Your WEFT UI Board
The WEFT board you’re getting is called the WEFT UI Board, to differentiate it from past boards and keep the project’s versions cleaner. The repo for this board is here.
- Teensy 3.2 with I2C lines broken out and pins 5, 6, 8, and A14 also in use.
- Pushbutton Encoder. Using the Teensy Encoder library.
- OLED screen with 128x32 pixels, addressable using the Adafruit SSD1306 library
- Fyber Labs Haptic Flex module (DRV2667 breakout)
- The Teensy’s DAC pin (A14) and the DRV2667’s analog input pins are connected on this board; you can connect an external analog source by cutting the two traces here, where the yellow circles indicate:
Wait, a Piezo module?!
Heh, yes, in the last few months working on making my older WEFT boards safer and more efficient, I realized that you can use the whole family of piezo drivers in an electrovibration context! The only differences are that we leave the negative-swing side of the piezo connections open, and use ground instead. We’re using the DRV2667 because, as you will see, it has excellent support for digital waveform description, a built-in current limit, and a built-in signal amplifier to take board-level DAC output and send it directly out the boosted piezo output.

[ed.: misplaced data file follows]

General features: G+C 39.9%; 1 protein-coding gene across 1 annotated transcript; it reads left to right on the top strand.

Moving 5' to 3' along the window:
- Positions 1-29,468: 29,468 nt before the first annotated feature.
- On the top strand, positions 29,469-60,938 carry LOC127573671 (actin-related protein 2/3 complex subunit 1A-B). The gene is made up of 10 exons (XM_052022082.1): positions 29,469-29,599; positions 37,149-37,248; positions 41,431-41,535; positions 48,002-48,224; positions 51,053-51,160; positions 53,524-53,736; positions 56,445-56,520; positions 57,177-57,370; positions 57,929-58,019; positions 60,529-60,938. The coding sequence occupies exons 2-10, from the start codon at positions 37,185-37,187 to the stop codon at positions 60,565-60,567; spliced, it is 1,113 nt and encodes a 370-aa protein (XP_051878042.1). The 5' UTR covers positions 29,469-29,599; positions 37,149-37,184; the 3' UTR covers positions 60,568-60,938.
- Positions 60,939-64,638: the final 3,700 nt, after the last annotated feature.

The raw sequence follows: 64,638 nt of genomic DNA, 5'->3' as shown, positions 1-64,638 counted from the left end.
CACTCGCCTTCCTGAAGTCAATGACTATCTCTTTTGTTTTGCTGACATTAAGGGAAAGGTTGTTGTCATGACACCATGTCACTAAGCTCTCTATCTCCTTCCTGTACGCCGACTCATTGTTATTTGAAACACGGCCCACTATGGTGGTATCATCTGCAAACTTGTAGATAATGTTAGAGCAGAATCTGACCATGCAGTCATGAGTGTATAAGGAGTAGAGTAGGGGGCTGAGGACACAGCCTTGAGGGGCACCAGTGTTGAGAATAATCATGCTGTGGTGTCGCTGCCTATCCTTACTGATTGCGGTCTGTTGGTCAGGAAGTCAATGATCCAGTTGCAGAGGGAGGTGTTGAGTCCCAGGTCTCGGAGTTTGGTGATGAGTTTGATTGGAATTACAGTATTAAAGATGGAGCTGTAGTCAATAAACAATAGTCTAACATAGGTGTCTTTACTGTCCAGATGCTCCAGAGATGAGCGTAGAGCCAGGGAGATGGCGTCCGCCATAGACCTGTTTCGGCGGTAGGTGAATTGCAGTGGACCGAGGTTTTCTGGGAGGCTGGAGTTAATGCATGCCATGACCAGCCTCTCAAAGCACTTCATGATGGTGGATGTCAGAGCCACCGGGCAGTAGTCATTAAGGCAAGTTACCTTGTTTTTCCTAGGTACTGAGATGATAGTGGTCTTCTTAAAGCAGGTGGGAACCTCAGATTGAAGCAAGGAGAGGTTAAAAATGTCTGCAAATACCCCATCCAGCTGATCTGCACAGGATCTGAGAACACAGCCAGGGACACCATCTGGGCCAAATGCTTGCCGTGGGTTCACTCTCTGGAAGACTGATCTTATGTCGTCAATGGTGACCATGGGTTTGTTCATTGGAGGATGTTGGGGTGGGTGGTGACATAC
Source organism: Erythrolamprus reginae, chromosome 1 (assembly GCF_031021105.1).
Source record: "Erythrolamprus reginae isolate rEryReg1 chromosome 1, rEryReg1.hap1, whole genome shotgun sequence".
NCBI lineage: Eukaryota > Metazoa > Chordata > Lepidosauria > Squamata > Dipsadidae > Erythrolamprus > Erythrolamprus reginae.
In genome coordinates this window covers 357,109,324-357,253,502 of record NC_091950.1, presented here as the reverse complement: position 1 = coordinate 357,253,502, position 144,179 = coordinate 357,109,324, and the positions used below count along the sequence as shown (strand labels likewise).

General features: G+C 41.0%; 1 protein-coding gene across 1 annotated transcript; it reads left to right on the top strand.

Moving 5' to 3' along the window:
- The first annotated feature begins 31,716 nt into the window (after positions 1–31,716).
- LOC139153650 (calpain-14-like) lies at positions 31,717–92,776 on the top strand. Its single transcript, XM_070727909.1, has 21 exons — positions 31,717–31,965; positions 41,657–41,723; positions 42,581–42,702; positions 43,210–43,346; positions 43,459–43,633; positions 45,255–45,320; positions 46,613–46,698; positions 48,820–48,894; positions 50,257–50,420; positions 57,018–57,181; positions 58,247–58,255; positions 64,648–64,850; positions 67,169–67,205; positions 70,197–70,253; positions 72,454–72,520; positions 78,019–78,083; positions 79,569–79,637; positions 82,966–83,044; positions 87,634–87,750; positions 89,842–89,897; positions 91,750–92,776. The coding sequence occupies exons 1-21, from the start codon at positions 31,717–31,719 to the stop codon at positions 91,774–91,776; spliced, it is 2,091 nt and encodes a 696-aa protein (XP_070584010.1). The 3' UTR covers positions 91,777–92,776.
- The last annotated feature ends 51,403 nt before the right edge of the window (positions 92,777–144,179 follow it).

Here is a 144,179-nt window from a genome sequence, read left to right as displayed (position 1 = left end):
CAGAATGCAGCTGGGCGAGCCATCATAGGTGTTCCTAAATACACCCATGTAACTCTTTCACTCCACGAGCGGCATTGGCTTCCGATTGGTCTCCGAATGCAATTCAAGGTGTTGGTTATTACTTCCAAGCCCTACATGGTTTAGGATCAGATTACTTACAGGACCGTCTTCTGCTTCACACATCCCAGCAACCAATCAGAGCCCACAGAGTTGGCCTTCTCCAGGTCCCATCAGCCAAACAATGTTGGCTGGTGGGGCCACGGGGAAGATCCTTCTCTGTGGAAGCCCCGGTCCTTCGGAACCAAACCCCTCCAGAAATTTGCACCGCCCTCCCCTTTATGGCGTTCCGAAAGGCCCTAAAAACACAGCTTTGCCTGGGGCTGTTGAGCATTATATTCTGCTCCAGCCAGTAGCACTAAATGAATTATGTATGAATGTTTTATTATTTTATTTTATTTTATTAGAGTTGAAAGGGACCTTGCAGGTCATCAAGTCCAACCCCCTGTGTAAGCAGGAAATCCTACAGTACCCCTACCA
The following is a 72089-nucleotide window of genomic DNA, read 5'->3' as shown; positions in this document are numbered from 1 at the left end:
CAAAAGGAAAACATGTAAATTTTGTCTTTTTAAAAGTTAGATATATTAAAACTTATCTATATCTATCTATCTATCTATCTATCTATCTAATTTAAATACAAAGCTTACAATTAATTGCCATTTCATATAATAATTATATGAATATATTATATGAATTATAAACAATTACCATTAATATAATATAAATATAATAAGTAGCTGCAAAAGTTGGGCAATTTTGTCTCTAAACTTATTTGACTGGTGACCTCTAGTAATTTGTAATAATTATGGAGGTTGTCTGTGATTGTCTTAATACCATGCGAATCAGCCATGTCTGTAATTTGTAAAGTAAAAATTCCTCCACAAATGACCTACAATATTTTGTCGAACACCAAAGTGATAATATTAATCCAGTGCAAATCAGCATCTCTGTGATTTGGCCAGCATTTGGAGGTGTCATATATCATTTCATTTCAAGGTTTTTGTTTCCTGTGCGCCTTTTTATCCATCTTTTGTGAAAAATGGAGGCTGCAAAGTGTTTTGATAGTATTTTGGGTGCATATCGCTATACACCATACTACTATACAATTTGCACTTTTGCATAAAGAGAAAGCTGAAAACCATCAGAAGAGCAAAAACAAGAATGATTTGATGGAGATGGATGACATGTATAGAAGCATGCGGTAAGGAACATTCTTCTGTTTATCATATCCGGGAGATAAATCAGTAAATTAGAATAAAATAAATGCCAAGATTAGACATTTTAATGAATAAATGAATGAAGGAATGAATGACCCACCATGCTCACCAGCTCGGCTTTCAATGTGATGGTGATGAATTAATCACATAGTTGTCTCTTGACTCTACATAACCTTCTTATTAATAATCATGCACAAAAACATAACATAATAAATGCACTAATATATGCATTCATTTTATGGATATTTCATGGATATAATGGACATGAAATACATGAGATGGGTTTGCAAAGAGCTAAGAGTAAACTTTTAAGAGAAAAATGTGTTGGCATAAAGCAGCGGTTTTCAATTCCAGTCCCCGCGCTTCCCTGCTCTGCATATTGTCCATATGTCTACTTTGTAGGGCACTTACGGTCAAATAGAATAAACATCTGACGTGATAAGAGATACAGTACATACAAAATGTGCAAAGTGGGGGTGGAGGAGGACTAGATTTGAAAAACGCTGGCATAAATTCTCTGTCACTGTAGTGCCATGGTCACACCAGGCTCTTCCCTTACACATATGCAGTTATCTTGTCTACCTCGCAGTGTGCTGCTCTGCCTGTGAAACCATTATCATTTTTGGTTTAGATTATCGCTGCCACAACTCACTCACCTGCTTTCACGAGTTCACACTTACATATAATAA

I admit I feel a little sheepish presenting this board, instead of the older works that had more original and inventive circuitry on them! But I want you to have the most possible range of expression and the least possible frustration, so here we are.
One significant departure from the previous board, the LEVER board, is that the high voltage generation and signal amplification are handled by an IC, the TI DRV2667. I’m super-grateful to Fyber Labs for making a breakout board for this IC available on Tindie.
The next version of the WEFT board ecosystem will have some more electrovibration-specific features, and integrate the DRV2667 directly.